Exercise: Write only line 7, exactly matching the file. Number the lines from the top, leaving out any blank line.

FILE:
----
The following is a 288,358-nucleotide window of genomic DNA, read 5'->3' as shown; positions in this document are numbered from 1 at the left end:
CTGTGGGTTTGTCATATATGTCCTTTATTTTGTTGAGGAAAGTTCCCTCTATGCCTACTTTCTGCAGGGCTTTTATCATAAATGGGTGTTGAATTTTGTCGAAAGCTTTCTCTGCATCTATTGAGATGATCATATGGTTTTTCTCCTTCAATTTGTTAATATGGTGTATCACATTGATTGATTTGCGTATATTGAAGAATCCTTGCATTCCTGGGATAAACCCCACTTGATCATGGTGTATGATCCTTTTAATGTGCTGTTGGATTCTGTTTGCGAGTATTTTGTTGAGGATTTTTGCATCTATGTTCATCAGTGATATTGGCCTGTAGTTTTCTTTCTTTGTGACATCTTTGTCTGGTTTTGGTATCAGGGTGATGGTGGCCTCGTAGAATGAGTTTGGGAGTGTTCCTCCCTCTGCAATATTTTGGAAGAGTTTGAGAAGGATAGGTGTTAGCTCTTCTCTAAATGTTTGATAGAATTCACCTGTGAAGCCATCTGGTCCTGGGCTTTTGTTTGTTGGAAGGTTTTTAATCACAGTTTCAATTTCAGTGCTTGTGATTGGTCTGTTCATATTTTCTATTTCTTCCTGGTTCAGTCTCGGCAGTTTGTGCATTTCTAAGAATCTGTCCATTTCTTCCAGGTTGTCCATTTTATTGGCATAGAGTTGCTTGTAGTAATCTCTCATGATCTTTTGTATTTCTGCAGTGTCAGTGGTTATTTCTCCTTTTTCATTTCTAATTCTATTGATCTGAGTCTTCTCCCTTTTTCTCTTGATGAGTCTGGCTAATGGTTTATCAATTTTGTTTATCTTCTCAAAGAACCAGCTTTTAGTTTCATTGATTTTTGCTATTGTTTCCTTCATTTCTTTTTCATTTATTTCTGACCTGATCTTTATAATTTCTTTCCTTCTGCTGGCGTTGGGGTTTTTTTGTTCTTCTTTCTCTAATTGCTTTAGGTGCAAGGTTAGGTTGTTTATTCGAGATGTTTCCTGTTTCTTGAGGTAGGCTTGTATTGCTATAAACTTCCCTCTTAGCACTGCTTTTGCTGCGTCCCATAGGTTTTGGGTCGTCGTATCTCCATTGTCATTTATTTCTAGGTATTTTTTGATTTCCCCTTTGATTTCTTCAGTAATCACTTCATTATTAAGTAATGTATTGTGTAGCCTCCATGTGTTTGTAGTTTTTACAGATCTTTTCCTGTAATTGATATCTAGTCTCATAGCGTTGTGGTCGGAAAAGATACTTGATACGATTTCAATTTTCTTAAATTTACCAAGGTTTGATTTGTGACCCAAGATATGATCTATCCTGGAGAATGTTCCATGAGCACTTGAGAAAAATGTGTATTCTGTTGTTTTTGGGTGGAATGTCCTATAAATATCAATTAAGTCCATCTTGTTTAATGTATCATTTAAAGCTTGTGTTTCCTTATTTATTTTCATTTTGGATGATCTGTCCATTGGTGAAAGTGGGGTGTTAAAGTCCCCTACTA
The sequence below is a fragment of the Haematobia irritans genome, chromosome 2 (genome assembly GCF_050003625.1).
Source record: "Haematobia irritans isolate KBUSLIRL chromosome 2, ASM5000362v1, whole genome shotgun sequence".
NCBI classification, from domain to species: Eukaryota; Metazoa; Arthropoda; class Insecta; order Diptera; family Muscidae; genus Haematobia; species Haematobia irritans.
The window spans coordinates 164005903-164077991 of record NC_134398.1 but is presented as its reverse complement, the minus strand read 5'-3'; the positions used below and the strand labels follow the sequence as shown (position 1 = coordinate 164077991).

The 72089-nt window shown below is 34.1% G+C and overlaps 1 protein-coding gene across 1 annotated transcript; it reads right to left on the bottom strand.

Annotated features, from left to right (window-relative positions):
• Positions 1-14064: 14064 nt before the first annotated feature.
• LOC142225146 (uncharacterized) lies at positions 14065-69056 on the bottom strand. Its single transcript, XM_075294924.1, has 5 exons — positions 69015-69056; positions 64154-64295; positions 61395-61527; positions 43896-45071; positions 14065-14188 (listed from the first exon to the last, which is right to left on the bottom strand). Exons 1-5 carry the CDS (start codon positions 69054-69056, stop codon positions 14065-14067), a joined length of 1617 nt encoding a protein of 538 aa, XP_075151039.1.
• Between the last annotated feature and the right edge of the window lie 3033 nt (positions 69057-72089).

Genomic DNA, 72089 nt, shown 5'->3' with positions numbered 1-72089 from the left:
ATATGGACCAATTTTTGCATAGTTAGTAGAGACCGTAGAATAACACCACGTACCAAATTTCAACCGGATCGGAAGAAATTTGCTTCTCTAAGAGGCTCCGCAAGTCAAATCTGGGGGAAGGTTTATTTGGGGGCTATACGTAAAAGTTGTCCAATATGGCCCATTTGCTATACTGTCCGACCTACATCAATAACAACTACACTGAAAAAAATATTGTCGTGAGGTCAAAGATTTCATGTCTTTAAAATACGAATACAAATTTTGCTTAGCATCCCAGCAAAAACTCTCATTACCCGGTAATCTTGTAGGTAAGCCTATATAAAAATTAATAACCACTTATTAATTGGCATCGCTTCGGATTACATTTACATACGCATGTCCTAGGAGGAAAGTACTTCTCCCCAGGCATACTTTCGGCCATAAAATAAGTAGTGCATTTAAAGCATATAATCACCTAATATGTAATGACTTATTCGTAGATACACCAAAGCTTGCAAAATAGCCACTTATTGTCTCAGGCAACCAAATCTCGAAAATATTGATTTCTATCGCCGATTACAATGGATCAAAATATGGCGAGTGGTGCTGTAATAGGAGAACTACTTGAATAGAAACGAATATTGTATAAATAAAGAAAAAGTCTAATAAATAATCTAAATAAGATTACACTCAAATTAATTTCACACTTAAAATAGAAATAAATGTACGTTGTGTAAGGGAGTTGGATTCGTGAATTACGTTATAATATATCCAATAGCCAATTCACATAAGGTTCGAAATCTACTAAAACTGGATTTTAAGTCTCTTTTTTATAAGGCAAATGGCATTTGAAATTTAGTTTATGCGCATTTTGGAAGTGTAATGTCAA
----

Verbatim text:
The 72089-nt window shown below is 34.1% G+C and overlaps 1 protein-coding gene across 1 annotated transcript; it reads right to left on the bottom strand.